One of the many curses which afflict the people of Shirk is that while “festivals” and “celebrations” are occasions of divine remembrance and spiritual self-development for Muslims, for the people of Shirk such events become excuses for immorality and licentiousness, and this is because they’re incapable of worshiping Allah.
Such is the case of Holi, a public holiday in India and one of the favorite festivals of the Hindus. It is basically a celebration for the advent of the spring season (its equivalent in the Iranic world would be Nowruz).
Along with Diwali, Holi is the other festival that Westerners associate with Hindus, and this contributes towards their positive but flawed perception of Hindus.
This year it was celebrated on Friday 18th of March.
Of course the mushrikin, and the biased liberal media following suit, will say that there is nothing wrong with Holi. After all, it “symbolizes” the triumph of “light over darkness” as they perform rituals in front of the bonfire (another similarity with Nowruz), and it is also a festival of colors as they throw colored powders (called gulal) at each other.
Which sane individual would hate light and colors, right…?
But as we shall see—and just like pretty much anything related to the mushrikin—this festival has its roots in Shirk and is also very strongly linked with sexual depravity.
It is crucial to highlight all of this as the Muslims in India will tell you how both the “liberal” Hindus and the Hindu nationalists regularly use Holi in an attempt to dilute Muslim identity by promoting dozens of ads featuring “burqa-clad” Muslim women “playing” Holi with male Hindu strangers.
In fact, Holi is seen by the Hindus as one of the best ways to “assimilate” India’s Muslims.
The Polytheistic and Sexual Roots of Holi
Rita Banerji is an Indian academic who authored a book titled Sex and Power: Defining History, Shaping Societies in order to present the “real” picture of sexuality in India. She says that the views of Hindus on sex have been corrupted by colonialism and so on.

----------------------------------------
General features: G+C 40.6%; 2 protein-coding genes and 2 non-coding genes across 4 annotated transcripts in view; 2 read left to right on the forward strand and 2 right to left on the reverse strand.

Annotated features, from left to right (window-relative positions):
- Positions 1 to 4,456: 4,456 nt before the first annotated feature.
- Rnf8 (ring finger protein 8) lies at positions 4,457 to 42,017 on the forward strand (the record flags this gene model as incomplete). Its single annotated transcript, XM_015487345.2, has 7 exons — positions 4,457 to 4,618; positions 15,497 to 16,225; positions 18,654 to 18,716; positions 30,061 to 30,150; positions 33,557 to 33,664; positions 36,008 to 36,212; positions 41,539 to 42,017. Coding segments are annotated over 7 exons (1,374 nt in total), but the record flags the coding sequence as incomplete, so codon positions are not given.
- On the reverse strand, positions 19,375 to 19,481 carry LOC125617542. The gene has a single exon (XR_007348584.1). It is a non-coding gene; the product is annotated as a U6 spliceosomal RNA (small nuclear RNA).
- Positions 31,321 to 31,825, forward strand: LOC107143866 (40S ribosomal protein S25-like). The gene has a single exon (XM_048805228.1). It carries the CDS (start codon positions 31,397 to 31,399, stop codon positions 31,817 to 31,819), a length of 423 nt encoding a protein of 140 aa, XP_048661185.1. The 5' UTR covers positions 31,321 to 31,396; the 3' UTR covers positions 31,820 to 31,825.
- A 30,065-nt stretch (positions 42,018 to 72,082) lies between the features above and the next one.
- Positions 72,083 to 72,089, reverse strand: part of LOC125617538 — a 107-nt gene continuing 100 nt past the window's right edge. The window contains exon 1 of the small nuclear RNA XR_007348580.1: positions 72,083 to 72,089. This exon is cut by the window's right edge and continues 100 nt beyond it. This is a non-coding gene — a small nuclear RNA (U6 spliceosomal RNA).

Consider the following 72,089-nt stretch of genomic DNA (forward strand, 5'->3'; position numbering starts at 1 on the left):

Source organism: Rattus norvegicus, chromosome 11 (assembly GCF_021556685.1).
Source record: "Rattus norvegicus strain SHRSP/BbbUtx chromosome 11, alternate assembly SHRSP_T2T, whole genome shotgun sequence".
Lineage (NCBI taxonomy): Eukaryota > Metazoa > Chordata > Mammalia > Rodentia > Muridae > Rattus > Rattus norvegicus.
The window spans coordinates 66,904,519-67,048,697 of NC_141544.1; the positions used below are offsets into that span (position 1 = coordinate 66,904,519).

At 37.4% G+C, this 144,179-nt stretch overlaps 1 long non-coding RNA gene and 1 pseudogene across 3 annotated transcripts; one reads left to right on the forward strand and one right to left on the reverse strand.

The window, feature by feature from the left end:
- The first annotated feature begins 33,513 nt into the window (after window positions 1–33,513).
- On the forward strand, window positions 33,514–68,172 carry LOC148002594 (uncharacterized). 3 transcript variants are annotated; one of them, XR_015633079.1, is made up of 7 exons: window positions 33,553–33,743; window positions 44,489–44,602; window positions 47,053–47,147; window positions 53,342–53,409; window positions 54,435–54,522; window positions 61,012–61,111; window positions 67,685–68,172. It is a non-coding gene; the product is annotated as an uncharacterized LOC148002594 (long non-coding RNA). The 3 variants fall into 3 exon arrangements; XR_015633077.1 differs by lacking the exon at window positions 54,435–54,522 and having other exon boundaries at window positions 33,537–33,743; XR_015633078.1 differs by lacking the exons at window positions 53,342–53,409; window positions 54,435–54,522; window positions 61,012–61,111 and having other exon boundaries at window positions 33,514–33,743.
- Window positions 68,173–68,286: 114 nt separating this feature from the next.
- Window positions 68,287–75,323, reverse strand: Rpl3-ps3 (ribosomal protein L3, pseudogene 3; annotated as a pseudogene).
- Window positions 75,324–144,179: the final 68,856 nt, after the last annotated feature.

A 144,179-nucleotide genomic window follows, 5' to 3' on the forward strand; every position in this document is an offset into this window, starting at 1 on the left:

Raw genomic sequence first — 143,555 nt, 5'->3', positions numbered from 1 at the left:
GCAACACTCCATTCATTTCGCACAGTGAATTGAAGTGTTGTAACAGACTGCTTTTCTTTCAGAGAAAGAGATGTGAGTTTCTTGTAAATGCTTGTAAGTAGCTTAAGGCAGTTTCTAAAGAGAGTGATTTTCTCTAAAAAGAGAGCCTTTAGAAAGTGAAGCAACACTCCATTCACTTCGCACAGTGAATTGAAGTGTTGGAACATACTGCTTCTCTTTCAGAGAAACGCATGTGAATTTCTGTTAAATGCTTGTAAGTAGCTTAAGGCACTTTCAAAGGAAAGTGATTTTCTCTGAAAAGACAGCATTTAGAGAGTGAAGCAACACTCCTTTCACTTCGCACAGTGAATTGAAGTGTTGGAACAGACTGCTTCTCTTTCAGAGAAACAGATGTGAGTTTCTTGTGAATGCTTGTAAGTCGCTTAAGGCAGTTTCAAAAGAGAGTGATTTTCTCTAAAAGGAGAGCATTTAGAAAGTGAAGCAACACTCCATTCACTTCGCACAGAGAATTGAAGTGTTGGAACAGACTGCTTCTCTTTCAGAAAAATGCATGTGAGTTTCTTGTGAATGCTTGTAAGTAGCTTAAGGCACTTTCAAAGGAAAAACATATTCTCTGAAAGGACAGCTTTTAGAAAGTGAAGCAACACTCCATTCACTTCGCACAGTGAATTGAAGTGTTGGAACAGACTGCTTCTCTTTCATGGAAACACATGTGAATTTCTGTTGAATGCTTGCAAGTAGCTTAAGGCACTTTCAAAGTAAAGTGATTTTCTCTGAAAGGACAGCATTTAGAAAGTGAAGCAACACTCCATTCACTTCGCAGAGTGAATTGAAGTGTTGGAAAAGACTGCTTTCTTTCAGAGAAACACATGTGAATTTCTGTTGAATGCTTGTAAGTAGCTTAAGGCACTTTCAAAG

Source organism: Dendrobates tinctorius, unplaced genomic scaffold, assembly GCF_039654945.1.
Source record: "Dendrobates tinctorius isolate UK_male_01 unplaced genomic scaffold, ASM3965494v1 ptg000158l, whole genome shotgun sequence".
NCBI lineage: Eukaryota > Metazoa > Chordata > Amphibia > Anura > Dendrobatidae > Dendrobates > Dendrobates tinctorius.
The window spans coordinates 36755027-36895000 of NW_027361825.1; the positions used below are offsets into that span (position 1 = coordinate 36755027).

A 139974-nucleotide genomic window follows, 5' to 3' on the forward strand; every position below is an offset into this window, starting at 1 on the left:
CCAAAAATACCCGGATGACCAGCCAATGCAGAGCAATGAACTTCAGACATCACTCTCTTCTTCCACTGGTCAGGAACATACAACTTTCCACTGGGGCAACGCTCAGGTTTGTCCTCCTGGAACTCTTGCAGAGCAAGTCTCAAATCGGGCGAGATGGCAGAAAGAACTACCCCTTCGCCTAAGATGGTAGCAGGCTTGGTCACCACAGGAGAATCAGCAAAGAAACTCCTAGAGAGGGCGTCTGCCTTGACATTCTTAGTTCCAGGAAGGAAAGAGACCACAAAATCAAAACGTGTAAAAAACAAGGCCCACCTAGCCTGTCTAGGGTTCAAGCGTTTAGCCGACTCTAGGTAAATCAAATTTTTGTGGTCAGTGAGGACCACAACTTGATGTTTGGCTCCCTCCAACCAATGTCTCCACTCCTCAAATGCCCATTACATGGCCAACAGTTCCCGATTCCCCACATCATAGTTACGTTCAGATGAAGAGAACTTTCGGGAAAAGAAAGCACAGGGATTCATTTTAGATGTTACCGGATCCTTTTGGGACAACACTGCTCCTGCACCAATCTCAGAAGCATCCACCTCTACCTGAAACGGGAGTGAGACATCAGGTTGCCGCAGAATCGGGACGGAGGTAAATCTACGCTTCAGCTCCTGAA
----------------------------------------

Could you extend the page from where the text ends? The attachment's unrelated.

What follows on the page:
She thus writes:
Aphrodisiacs and wines continued to be among the popular products imported into India, some from countries as distant as Greece. And through the seasonal festival of Holi, the indigenous communities, from among whom Buddhism recruited many of its followers, would ceremonially mourn the fiery destruction of the love god Kama by an irate Shiva. Keeping alive Kama’s image through ritualistic song and dance, the tribal myths spoke of the god of love as being ‘immortal and indestructible’. The songs and dances of the Holi festival had an explicitly sexual undertone to them and involved plenty of touching between men and women, sexual bantering and graphic mimicry of sex acts.
She also writes later on:
Kama, the love god, who had been burnt to ashes by an infuriated Shiva in the legends of the Buddhist age, but whose memory was kept alive in the celebratory tribal songs of the Holi festival, regained his body in this period and was united with his consort, Rati (sexual pleasure). His return to life too would be celebrated during Holi, which coincides with the spring season, symbolic of rejuvenation and fertility. The celebrations were called mojin kama (playing with desire), and entailed songs with erotic lyrics and dances with unabashedly sexual gestures, as Kama would be burnt in a bonfire to re-enact how Shiva in his anger had destroyed the unfortunate love god. The following day Kama would be symbolically resurrected as people jubilantly doused each other with perfumed water and colourful powders in honour of his return. Krishna, who was regarded as an incarnation of Kama, was another god evoked in the Holi celebrations. His erotic relationship with his consort Radha was re-enacted in open-air public theatres, where the women who played Radha and her friends would sing to the men: ‘I play Hori with you, O dark one’.45 (Hori or holi is described as ‘a type of indecent song’ that is sung for the Holi festival.)